Sometimes, love can blind us.
Last week, we had to put our beloved hound dog Mac to sleep. I loved this dog in a way that was irrational. I wondered how we ever were a family before he was the king of our farmette. He was gentle and noble and stunning.
He was also a chicken killer, according to my family; though I still have my doubts. I literally saw him with a dead chicken in his mouth at least three times. Each time, I insisted that he had just happened upon an already dead chicken. I blamed our other dog and said that Mac was just playing with the chicken. This dog that I adored had feathers hanging out of his gorgeous mouth and I still refused to believe that he was capable of killing anything.
It’s sometimes hard to see what is clearly happening in our lives. We all need caring friends and family to keep our perceptions of reality in check.
I had a friend whose son was caught at the river with a cooler full of ice cold beer. The son insisted that he and his friends just happened to come upon this cooler. It was like manna from heaven! I had another friend whose son claimed that someone snuck into their garage and filled his backpack with liquor.
Unless there is a teenage version of Santa Claus that brings alcohol to minors, I feel certain that these kids weren’t so fortunate to just happen upon this alcohol. When was the last time you heard of adults receiving such an unexpected surprise? Still, both of my friends wondered if their kids could possibly be telling the truth.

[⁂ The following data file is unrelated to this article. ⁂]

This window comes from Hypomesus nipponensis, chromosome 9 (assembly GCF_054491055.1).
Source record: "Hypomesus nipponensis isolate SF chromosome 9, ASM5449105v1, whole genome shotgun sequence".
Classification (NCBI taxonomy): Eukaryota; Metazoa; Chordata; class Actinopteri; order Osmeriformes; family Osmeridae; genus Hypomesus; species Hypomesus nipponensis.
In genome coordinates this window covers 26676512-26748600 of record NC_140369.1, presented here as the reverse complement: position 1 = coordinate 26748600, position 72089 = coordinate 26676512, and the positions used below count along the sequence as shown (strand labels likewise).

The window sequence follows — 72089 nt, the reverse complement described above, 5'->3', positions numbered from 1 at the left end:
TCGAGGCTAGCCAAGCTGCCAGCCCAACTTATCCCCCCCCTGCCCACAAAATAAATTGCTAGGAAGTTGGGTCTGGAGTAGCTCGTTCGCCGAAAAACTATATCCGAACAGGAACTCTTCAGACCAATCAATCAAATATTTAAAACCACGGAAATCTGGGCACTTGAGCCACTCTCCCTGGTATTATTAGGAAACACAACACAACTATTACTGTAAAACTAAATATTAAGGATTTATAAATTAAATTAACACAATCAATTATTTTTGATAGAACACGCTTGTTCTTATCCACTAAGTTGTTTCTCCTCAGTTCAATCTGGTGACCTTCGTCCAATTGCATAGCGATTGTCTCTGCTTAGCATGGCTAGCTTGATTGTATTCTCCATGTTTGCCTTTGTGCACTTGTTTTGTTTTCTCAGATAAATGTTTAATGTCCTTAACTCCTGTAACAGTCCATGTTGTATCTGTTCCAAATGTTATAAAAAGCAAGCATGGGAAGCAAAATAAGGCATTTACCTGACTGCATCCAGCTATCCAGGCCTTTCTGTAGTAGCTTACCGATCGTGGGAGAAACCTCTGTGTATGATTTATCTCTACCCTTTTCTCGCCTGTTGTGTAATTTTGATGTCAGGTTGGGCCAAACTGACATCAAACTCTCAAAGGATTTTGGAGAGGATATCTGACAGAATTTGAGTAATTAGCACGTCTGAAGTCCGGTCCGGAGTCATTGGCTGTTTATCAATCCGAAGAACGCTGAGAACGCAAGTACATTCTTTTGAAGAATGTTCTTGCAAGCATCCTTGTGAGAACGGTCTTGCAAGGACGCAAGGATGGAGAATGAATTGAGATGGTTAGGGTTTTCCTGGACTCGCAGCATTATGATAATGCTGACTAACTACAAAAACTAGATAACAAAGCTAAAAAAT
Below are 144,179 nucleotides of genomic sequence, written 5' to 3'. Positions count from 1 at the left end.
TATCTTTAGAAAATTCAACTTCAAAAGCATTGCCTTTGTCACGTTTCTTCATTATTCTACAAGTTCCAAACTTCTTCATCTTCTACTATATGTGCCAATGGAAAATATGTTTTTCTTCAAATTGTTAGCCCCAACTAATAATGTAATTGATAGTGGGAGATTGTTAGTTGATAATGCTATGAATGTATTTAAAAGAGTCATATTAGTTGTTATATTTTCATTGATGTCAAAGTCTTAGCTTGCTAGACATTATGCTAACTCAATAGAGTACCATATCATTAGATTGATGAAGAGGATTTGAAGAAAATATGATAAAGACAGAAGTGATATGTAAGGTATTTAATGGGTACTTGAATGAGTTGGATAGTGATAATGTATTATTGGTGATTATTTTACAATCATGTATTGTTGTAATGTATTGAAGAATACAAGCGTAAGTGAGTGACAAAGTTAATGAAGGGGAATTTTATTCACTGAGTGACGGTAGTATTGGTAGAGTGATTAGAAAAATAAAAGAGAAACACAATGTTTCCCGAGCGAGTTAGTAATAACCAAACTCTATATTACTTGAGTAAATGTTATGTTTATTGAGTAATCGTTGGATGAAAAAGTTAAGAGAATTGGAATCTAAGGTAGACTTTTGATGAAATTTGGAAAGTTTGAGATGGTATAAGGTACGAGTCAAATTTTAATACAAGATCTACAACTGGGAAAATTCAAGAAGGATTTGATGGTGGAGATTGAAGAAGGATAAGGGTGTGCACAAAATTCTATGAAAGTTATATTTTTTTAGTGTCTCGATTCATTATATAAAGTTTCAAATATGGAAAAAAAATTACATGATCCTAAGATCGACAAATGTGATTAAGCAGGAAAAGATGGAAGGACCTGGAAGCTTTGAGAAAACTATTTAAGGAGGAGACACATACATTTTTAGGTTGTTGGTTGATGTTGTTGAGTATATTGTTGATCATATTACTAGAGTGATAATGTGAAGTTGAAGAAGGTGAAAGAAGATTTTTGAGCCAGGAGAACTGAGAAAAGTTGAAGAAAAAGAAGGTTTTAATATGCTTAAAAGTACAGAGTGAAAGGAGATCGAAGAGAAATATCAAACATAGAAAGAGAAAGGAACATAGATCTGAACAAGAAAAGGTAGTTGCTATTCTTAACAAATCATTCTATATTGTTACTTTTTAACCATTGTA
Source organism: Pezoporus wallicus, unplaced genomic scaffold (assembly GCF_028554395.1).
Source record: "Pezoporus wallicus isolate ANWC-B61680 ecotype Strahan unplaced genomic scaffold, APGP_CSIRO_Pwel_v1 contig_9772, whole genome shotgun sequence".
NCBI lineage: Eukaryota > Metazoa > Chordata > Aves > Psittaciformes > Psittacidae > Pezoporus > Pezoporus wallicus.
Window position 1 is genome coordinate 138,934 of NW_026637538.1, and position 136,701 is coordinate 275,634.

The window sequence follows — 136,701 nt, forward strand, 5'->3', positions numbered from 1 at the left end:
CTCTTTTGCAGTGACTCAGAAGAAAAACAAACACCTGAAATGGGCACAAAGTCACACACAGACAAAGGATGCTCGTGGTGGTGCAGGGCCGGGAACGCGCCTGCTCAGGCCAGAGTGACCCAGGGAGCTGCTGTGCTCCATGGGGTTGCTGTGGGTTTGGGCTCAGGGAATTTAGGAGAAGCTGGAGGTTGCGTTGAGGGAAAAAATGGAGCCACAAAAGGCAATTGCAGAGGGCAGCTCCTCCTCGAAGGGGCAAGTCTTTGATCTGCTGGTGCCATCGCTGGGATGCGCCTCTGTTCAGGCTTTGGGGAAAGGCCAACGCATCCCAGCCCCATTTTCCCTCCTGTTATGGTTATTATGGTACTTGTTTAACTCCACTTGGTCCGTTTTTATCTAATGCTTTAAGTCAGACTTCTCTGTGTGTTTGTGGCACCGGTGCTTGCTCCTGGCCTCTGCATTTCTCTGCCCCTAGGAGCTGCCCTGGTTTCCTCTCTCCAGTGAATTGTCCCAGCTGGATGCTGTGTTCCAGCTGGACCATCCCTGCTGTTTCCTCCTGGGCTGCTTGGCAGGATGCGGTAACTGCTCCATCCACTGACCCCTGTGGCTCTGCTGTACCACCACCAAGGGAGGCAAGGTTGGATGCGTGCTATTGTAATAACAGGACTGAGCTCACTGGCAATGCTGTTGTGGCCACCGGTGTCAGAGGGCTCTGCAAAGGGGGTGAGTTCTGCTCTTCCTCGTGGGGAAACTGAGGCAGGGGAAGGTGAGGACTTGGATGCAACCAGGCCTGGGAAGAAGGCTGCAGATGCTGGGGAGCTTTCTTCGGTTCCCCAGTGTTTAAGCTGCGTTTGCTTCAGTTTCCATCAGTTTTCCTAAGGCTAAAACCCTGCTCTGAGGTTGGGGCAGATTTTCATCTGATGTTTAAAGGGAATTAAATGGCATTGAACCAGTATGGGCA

Those of us a little bit removed from the situation could see it clearer. Denial is a powerful force. I’ve had things with my own kids where I’ve done elaborate mental gymnastics to avoid arriving at the obvious conclusion.
It’s really hard to change a narrative once you’ve constructed it in your mind; it’s daunting to reimagine your truth.
Instead of deciding that our stories are set and infallible, perhaps we could all leave some wiggle room for adjustments.
Most of our stories are really just first drafts.
When the twins were in preschool, I had constructed a narrative about them and their birth mother that was distressing to me. I had convinced myself that I’d cruelly snatched them from her and that I had benefited from a system that punished poor people. One day, I was reading through their records and found some notes that changed the way I looked at their adoption story.
Even though these newfound facts freed and redirected me as their mom, the change didn’t happen immediately.
My original narrative was false and also harmful, but I clung to it for awhile because it was solid ground. I had to will myself to re-open the story and open my heart a little wider.
If we want to keep growing as adults, I think we have to accept new people, new ideas, and new narratives into our lives. I don’t love change; I find it risky. I prefer things that are decided and set, but that’s not how families or communities work. We are all in flux.
Narratives that are air-tight might make us feel secure, but they don’t allow for the restorative power of hope. Opening our hearts reorients us towards truth and beauty. Leaving some wiggle room in our stories clears a space for grace.